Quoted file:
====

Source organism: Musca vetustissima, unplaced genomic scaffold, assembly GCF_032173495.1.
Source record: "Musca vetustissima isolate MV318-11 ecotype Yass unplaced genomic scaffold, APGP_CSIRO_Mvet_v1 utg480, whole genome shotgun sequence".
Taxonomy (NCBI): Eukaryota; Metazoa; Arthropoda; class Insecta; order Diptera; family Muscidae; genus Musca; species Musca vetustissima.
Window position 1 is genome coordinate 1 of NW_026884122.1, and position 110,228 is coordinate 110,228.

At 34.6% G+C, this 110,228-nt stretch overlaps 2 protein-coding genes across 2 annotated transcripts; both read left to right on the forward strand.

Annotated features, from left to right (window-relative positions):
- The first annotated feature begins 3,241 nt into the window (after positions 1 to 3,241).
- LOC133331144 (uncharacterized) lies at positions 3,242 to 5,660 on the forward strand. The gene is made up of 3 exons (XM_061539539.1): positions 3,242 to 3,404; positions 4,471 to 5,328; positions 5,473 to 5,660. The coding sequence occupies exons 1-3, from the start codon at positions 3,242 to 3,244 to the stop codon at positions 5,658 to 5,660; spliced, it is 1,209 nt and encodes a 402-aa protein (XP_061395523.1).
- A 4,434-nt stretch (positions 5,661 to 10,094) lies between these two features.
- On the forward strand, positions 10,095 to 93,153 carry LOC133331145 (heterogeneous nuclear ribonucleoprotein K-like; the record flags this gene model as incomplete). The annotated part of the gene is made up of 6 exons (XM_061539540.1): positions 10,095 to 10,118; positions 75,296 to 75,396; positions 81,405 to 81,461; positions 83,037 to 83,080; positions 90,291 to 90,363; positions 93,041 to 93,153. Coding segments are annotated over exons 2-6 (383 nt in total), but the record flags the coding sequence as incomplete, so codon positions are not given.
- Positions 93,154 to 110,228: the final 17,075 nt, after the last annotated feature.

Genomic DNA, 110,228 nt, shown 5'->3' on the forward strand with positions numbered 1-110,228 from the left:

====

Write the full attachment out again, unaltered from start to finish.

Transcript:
Source organism: Musca vetustissima, unplaced genomic scaffold, assembly GCF_032173495.1.
Source record: "Musca vetustissima isolate MV318-11 ecotype Yass unplaced genomic scaffold, APGP_CSIRO_Mvet_v1 utg480, whole genome shotgun sequence".
Taxonomy (NCBI): Eukaryota; Metazoa; Arthropoda; class Insecta; order Diptera; family Muscidae; genus Musca; species Musca vetustissima.
Window position 1 is genome coordinate 1 of NW_026884122.1, and position 110,228 is coordinate 110,228.

At 34.6% G+C, this 110,228-nt stretch overlaps 2 protein-coding genes across 2 annotated transcripts; both read left to right on the forward strand.

Annotated features, from left to right (window-relative positions):
- The first annotated feature begins 3,241 nt into the window (after positions 1 to 3,241).
- LOC133331144 (uncharacterized) lies at positions 3,242 to 5,660 on the forward strand. The gene is made up of 3 exons (XM_061539539.1): positions 3,242 to 3,404; positions 4,471 to 5,328; positions 5,473 to 5,660. The coding sequence occupies exons 1-3, from the start codon at positions 3,242 to 3,244 to the stop codon at positions 5,658 to 5,660; spliced, it is 1,209 nt and encodes a 402-aa protein (XP_061395523.1).
- A 4,434-nt stretch (positions 5,661 to 10,094) lies between these two features.
- On the forward strand, positions 10,095 to 93,153 carry LOC133331145 (heterogeneous nuclear ribonucleoprotein K-like; the record flags this gene model as incomplete). The annotated part of the gene is made up of 6 exons (XM_061539540.1): positions 10,095 to 10,118; positions 75,296 to 75,396; positions 81,405 to 81,461; positions 83,037 to 83,080; positions 90,291 to 90,363; positions 93,041 to 93,153. Coding segments are annotated over exons 2-6 (383 nt in total), but the record flags the coding sequence as incomplete, so codon positions are not given.
- Positions 93,154 to 110,228: the final 17,075 nt, after the last annotated feature.

Genomic DNA, 110,228 nt, shown 5'->3' on the forward strand with positions numbered 1-110,228 from the left: